The collector: Rob, Coventry, UK.
The collection: Jessie Tait designs.
The story behind the collection...
I collect pottery from the late 19th to late 20th century, but amongst these Jessie Tait's designs are special.
I was brought up in Stoke on Trent, in a house packed with contemporary and antique ceramics, so pots were day to day life. The main aim of eating a plate of food was to be able to turn it upside down afterwards to see where it had been made. The best dinner set at home in the 1960’s was Jessie’s ‘Red Domino’. My sister’s collection of Midwinter moved me on from Arts and Crafts to post war ceramics.
Jessie Tait was the absolute star of British ceramic design from the 1950’s to the 1970’s. She was born in 1928 and died in 2010. After studying at the Burslem School of Art, she worked for Charlotte Rhead, and then Midwinter Pottery from 1946 to 1974. By 1974 Midwinter was part of the Wedgwood group, and Jessie moved to Johnson Brothers, also part of the Wedgwood group, until her retirement in 1990.
There are several reasons why I think she is so special. First, there was a lightness of touch combined with geometric control. These were not the elegant curves of Susie Cooper, or the angular shapes of Ann Wynn Reeves. Her designs were not as extrovert as those of Susan Williams Ellis for Portmeirion Pottery. She controlled the design in a way that worked with the shape of the ware, to produce ceramics to live with. Hand painting was the order of the day in the 1950’s, even for mass produced tableware. Transfers could not be applied to rounded surfaces, and were not available in full colour. Jessie was able to develop cool contemporary designs through simple motifs, brushstrokes, squiggles, dots and stars. She was able to adapt established designs, such as ‘Toadstools’ which came from a fabric, but developed her own technique that was not derivative of Scandinavian wares of the day. One of the best of these is the distinctive ‘Zambesi’, a bold zebra stripe. Her control over shape and form meant the transition to transfer printing in the 1960’s was almost seamless; indeed, many of her transfer prints were arguably better than her hand painted designs. Third, her passion for pottery and design was inexhaustible. As well as her day job for Midwinter, she worked at home in the evenings, painting pots for the small company Clayburn that was allied to Midwinter. In addition she threw and decorated pots as gifts for friends and family. These displayed her passion and skill at its best, with organic shapes, inspired decoration, slip trailing in brown, cream and black or blue brushwork. I like to think, as she was from the Potteries herself, that her superb slip trailing was in part a tribute to the heritage of the Potteries, going back to Thomas Toft in the late 17th century. Midwinter then produced a series of black and white slip trailed vases and beakers – these were also the only shapes she designed for Midwinter.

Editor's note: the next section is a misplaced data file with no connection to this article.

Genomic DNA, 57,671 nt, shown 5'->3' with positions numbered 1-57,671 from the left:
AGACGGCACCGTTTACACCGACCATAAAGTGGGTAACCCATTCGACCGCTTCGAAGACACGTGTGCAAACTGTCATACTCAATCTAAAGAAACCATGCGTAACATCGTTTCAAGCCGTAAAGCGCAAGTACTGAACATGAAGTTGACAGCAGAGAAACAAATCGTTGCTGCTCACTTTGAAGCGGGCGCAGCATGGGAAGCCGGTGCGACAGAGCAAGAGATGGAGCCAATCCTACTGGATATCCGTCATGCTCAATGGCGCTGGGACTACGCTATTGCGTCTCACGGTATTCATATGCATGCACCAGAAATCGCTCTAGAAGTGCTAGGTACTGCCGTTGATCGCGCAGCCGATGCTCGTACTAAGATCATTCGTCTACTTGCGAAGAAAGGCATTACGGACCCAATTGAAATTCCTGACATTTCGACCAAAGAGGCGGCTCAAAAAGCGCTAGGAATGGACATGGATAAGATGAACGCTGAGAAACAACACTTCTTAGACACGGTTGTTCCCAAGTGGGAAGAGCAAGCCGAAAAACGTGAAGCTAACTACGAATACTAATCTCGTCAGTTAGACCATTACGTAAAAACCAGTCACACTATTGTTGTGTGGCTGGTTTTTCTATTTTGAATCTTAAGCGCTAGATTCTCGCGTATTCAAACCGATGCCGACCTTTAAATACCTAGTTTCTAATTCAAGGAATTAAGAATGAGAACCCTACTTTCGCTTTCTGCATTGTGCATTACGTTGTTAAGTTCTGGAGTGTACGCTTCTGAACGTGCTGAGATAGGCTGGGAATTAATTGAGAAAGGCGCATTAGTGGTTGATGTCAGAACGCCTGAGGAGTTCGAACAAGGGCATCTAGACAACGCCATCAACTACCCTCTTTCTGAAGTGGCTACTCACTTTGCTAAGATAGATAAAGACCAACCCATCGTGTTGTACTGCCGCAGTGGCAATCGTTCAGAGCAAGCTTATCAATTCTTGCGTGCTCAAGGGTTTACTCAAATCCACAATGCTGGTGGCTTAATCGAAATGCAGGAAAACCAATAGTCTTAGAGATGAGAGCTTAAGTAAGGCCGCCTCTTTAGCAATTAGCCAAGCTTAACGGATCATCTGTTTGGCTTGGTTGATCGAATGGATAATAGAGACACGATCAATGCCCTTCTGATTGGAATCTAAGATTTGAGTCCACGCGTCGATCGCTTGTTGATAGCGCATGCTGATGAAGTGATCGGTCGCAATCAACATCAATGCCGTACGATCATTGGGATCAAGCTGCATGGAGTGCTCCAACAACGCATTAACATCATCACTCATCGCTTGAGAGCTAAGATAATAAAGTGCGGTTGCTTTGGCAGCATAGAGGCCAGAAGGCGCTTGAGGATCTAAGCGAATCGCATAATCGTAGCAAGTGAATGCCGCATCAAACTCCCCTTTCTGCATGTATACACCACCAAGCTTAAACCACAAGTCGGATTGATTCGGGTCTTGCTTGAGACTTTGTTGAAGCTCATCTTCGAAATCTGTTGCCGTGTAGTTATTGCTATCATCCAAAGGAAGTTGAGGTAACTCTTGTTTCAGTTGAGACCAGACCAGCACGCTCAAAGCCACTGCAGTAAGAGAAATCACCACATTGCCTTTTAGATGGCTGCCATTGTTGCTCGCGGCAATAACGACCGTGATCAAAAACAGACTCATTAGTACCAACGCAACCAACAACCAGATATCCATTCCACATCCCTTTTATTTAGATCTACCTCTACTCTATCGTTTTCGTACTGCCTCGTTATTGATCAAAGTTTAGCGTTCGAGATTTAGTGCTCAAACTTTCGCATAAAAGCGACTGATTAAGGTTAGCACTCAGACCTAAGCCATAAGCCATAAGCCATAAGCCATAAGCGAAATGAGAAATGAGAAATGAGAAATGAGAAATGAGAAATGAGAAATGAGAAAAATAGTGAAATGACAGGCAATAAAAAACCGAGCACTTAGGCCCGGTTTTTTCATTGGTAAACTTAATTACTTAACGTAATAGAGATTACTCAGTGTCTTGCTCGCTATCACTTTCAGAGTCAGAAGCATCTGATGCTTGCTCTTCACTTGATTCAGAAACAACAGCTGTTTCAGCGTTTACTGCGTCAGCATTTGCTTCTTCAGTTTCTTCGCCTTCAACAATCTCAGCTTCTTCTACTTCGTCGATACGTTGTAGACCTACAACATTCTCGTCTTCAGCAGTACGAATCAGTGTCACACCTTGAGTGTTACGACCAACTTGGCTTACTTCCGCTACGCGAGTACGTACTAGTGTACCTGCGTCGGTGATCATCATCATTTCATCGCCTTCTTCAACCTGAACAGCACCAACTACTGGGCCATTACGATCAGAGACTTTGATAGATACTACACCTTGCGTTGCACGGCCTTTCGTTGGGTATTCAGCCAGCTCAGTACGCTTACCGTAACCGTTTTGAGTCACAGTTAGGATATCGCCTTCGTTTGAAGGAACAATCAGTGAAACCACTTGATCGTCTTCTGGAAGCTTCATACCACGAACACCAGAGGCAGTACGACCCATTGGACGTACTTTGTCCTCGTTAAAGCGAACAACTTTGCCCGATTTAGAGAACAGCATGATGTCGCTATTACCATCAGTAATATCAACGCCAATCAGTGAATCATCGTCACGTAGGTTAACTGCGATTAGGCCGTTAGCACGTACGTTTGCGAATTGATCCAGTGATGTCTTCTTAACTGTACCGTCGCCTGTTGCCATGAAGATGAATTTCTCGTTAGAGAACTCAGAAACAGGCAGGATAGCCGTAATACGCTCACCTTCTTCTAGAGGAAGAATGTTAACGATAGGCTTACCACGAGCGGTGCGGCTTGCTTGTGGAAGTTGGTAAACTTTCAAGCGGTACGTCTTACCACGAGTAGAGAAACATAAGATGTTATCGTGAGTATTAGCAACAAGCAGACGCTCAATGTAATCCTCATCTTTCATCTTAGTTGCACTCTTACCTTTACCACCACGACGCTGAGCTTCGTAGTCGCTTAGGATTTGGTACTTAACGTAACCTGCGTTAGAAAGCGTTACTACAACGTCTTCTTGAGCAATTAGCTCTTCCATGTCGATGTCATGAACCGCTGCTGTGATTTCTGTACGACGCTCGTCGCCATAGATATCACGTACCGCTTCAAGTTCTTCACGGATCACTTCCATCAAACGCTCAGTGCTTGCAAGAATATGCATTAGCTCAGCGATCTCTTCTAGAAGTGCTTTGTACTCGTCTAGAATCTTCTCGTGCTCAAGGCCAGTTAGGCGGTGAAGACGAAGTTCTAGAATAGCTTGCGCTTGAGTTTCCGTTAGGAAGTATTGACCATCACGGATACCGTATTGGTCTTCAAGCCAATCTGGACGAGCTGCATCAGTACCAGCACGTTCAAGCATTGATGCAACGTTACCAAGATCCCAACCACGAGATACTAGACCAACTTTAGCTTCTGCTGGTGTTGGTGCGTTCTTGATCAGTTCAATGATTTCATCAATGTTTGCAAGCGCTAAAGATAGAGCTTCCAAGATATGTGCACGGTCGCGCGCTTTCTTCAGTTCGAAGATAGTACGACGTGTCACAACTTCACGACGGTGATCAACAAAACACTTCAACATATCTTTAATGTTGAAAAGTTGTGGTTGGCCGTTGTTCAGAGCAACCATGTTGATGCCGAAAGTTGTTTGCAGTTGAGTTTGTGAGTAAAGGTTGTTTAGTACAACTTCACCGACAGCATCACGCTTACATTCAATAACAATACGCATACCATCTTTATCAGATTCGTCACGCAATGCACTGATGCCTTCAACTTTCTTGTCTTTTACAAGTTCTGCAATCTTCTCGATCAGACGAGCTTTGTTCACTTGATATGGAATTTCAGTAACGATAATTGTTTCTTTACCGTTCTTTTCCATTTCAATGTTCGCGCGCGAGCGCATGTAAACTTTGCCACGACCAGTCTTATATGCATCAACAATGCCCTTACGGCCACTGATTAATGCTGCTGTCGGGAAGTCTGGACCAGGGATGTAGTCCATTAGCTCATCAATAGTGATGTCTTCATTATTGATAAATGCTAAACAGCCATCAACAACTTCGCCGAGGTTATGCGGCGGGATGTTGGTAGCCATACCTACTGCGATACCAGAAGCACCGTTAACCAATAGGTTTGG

I started collecting pots when I was at school. My pocket money was spent at the Moorcroft factory, when seconds and other pieces from the 1930’s to 1950’s were being sold off at prices which were a bit cheap in the 1970’s but seem laughable now. Those have all passed on now, replaced by other designers – William Morris, William De Morgan, Christopher Dresser, William Howson Taylor, Ann Wynn Reeves, Susan Williams Ellis, Kenneth Townsend, Jonathon Cox, Julian Teed and others.
I am inspired by people who can create contemporary designs that are commercially successful products, capturing the spirit of the time.
Midwinter was at the cutting edge of commercial ceramic design in the 1950’s, under the leadership of Roy Midwinter. However, the pottery business is fragile. A world famous name has a financial turnover that is laughably small by comparison with other most manufacturing companies. So it takes very little to make a pottery company go under, and Midwinter did this in 1968. There were two reasons for this. First, they could not meet the high demand for their existing ranges. Secondly, tooling up for the production of new shapes is very expensive. Midwinter had three new shapes in the mid-1960’s, two of which sold only modestly, and the third never got beyond the protoype. This was called ‘Pedestal’, a gift range whose shapes were a bit too too close to the Portmeirion ‘Cylinder’ shape. Jessie produced a series of new patterns for this shape. However, the range never went into production. I have two of these trial pieces, another collector has one, and two are in a national museum collection. I would like some more, especially those with high peaked green lids. If you don’t have one of those, a massive ice jug from the 1950’s with any one of Jessie’s hand painted designs would be acceptable.
Rob can be found on Flickr, where he hosts the Jessie Tait group, as robmcrorie.
Images © robmcrorie and used with his kind permission.